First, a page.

A Note From Our Founder
While I am not personally “up” on the latest among the venerated Catholic friar community, I do believe in the wisdom of this quote. It brings me back to my medicine days: first, you stabilize the fracture, and then the patient does therapy exercises to build back strength, starting off small, and slowly building up strength, and suddenly, they’re doing what was once thought impossible: walking unassisted. At Cereal for Dinner, we essentially do what the quote suggests: we provide resources for people with depression to do what’s necessary (basic hygiene, eating, bathing), promote what’s possible by taking small, attainable lifestyle changes (starting to exercise, socialize etc.) and suddenly, they’re doing what they thought was impossible (finding a sense of health, fulfillment, and envisioning a future with them squarely in it.) As we say at CFD, we are in this together, and you are not alone. Thank you for being on this journey with me.
Getting Help When You Need It
- Understand that your culture, gender identity, profession, income level, and race/ethnicity may shape your willingness to seek help, and that’s okay.
- Looking for a therapist is overwhelming especially if you don’t know where to look or lack financial means. Try taking a look at our Care page for options if you aren’t insured/can’t afford treatment
- Mental health stigma is real in many communities and can affect willingness to go to therapy. Remember that depression is a serious health issue, and you deserve to get help for your health.
- Start with your primary care doctor and see what they recommend for treatment. If you don’t have one, visit the Care page for a directory of mental health providers.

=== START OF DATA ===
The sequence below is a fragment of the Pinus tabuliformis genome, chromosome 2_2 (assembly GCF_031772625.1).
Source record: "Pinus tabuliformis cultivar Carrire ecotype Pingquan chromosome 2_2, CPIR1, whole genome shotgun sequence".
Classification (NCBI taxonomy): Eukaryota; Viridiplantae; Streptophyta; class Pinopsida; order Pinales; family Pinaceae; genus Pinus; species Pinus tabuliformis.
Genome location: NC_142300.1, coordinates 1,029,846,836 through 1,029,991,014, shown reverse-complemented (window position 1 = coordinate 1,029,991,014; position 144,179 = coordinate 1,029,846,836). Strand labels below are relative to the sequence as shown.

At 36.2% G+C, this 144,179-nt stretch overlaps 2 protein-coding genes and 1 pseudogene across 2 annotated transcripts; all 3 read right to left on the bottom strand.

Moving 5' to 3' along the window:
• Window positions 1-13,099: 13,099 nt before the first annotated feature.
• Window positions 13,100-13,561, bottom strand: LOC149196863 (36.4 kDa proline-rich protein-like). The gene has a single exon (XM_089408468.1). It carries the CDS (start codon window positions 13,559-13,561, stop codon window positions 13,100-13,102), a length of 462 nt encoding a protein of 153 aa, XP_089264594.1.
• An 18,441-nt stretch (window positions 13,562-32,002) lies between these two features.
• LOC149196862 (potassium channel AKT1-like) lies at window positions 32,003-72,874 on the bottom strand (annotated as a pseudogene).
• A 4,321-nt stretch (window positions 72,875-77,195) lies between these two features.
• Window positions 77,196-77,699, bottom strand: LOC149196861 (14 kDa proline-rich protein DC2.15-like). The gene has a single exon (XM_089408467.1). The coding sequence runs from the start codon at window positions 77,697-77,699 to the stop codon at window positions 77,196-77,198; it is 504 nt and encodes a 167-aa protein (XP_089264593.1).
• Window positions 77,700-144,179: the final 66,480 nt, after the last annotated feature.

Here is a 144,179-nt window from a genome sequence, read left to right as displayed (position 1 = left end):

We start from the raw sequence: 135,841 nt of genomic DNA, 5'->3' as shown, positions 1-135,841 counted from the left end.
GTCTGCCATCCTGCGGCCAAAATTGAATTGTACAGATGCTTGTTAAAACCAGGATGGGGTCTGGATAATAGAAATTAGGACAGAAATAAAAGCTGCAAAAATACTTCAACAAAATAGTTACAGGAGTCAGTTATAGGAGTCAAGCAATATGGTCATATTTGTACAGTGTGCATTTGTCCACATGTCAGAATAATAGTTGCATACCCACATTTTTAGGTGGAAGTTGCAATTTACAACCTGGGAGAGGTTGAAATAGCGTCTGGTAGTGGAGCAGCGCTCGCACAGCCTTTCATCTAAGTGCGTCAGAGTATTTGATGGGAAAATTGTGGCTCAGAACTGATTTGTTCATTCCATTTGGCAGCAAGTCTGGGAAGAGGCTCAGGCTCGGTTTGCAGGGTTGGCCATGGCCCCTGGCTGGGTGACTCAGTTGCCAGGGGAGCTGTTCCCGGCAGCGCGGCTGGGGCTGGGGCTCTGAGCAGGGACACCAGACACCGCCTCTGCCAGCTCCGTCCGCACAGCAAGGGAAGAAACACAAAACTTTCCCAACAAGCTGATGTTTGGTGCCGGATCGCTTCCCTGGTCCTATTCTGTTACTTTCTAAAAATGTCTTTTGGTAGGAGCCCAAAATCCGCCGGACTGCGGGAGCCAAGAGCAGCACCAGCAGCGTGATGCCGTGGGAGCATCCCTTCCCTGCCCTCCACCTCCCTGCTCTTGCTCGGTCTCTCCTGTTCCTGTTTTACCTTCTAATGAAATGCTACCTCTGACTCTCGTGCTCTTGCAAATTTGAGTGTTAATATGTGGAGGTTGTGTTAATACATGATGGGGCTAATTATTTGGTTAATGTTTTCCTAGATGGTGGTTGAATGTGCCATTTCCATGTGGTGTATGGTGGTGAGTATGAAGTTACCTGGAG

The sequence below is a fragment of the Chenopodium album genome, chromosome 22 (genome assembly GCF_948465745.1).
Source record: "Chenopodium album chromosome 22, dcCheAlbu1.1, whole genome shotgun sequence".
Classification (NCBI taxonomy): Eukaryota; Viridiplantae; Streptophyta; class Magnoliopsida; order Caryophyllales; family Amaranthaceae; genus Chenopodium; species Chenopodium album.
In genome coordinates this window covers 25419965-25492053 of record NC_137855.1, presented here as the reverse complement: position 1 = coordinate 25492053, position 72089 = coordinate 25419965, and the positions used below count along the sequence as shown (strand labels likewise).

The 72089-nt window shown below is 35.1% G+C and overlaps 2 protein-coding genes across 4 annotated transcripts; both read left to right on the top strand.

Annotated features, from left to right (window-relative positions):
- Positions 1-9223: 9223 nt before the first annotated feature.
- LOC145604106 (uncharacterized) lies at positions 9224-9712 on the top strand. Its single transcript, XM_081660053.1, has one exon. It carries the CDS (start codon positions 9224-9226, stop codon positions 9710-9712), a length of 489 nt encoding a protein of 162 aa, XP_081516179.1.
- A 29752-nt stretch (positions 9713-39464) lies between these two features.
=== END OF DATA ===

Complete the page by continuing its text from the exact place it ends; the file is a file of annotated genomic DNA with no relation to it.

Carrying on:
- If you are experiencing thoughts of harming yourself or others, or other symptoms outlined on the Crisis Page, contact 911, the National Suicide Hotline (800-273-8255) or go to your nearest ER
Board Member Spotlight:
Claire Pierre, M.D.
Claire-Cecile Pierre, MD, (she/her) is the Associate Chief Medical Officer (ACMO) and Vice President of Community Health and Health Equity at Brigham and Women’s Hospital. Trained in Medicine and Board certified in Clinical Informatics, Pierre is an expert in the use of technology to improve the quality of care in community health centers.
On top of her many accolades, Claire is a tremendously giving, resilient and kind person. She has extensive experience in healthcare startups, and is an asset to the CFD team.
We Want to Hear From You!
How Caregivers Can Support a Loved One with Mental Illness
By Board Member & Author, Sandy Glover, MS, CPS
- Caregivers can help by giving praise for seemingly simple tasks that may not be so simple for someone with mental illness, such as taking a shower or brushing teeth.
- It’s extremely valuable for caregivers to know that loved ones with mental illness are not making it up. Increased sleep and lower productivity may be perceived as laziness, for instance, but these are signs of depression.
- Caregiving can be draining, so it’s important that caregivers do something everyday just for themselves.
- Observing what you say is so important. This can be as blatant as “you’re lazy” but it can also be more subtle, such as “everyone feels this sad sometimes” or “at least you’re even able to get help.”
Resource Highlight – Social
How to Socially Connect When It’s Difficult to Leave the House
- Just be with someone else – no talking is needed with people you trust. No one physically there? FaceTime or Zoom with them.
- Watch an interesting show or YouTube video? Go to the comments section on the social media/video host page & respond to others’ comments.
- Feel like talking with someone who feels the same way? Here’s a list of forum-based websites: TheMighty, ADAA Online Support Forum, MHA – Inspire, DepressionTribe.
- Have a particular interest or hobby? Find an interest-based online forum (by searching “[hobby/interest name] online forum” in Google, Reddit, Discord, or Facebook) and engage with the discussions. (Examples of forums here, here and here.)
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Cereal for Dinner
867 Boylston St, 5th Floor, PMB 237
Boston, MA, 02116
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